You may have what's popularly called a "mini-stroke," known as a transient ischemic attack (TIA). These mini-strokes occur when there's a brief blockage or slowing of blood flow to an area of the brain; they produce the same symptoms as stroke, but don't cause lasting harm. However, TIAs are usually a warning that there's an area of vulnerability in an artery, such as narrowing or partial closure. In addition, mini-strokes usually precede a stroke that causes permanent damage -- up to 30 percent of ischemic strokes occur within a month of a TIA. Detecting and treating the TIA early could help prevent permanent damage from a stroke in the future.
Another important reason for taking such symptoms seriously is that they may also be a warning sign of an impending rupture of an artery or hemorrhagic stroke. Before the artery bursts, you may experience a sudden unexplained pounding headache, loss of speech or other stroke symptoms as a result of a small amount of bleeding from the weakened area. If you know the symptoms of a stroke, you're much more likely to get to a doctor who can locate the weakened blood vessels and correct them before the artery ruptures.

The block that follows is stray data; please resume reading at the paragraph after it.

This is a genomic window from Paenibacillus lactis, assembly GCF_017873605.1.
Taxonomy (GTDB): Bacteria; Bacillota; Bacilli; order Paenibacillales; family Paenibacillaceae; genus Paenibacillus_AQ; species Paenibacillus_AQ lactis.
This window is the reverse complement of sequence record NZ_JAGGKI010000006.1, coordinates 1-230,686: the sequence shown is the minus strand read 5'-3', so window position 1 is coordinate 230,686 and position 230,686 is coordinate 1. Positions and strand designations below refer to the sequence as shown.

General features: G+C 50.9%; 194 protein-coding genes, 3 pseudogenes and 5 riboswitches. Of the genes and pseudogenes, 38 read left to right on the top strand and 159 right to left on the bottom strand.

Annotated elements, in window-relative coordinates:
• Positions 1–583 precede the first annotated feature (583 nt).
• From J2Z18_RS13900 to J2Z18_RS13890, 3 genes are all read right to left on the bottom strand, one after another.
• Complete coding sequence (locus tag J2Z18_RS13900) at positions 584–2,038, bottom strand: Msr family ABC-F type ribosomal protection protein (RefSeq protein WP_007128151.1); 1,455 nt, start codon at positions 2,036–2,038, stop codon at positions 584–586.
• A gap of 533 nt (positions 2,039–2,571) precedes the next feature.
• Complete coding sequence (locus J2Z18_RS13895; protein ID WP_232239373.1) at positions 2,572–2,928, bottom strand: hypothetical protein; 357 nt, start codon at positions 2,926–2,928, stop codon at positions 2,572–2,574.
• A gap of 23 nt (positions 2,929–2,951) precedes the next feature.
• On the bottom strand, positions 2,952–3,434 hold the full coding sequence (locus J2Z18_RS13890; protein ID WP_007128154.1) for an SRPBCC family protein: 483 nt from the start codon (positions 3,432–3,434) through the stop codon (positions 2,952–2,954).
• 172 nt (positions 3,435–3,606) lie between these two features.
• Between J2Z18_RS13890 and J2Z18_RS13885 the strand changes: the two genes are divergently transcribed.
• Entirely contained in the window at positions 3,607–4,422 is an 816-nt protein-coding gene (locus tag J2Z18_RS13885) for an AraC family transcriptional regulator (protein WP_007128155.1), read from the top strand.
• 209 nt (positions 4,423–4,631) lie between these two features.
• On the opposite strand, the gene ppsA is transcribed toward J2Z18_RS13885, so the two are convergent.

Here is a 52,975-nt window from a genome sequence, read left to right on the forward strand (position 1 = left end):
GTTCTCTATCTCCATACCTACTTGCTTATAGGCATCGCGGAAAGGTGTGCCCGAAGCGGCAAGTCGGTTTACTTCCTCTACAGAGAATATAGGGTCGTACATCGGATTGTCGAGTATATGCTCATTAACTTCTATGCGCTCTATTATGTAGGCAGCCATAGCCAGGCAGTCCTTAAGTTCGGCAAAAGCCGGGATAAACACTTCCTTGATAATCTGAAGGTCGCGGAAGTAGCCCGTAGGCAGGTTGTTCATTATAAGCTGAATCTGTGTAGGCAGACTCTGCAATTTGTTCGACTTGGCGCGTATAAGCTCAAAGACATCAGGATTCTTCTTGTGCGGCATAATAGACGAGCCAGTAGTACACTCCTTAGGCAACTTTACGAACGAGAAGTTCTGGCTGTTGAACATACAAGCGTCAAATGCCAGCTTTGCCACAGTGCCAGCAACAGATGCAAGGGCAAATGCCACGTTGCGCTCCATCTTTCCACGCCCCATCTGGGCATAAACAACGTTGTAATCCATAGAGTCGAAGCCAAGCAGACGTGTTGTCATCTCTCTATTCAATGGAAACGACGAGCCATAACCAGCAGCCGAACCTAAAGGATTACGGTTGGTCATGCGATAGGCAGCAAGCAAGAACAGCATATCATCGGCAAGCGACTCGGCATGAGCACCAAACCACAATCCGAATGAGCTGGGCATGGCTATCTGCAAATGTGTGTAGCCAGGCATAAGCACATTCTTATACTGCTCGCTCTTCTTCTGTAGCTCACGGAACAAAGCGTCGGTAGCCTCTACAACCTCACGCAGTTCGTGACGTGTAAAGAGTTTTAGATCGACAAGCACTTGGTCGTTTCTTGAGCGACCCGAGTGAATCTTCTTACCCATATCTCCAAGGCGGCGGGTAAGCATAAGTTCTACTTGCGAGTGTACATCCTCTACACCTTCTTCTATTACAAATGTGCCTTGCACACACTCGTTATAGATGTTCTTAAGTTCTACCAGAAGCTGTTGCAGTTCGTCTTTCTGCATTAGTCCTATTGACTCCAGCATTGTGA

American Stroke Association http://www.strokeassociation.org 888-4STROKE (888-478-7653)
American Heart Association http://www.americanheart.org
National Institute of Neurological Disorders and Stroke http://www.ninds.nih.gov The country's leading supporter of biomedical research on disorders of the brain and nervous system, NINDS has the latest news on stroke research.
Signs and Symptoms of a Stroke. American Heart Association.
Stroke is a medical emergency, call 911! American Stroke Association, a division of American Heart Association. www.strokeassociation.org/index.html Interview with Andy Jagoda, MD, professor of emergency medicine at the Mount Sinai School of Medicine. Jagoda is also the representative from the American College of Emergency Physicians to the National Institutes of Health's Brain Attack Coalition
"Sahni, Ritu, Acute Stroke: Implications for Prehospital Care" Position Paper, National Association of EMS Physicians, Prehospital Emergency Care, Volume 4, Number 3
National Institute of Neurological Disorders and Stroke. What You Need to Know About a Stroke. http://www.ninds.nih.gov/disorders/stroke/stroke_needtoknow.htm
American Diabetes Association. Hypoglycemia. http://www.diabetes.org/type-1-diabetes/hypoglycemia.jsp
American Diabetes Association. Standards of Medical Care in Diabetes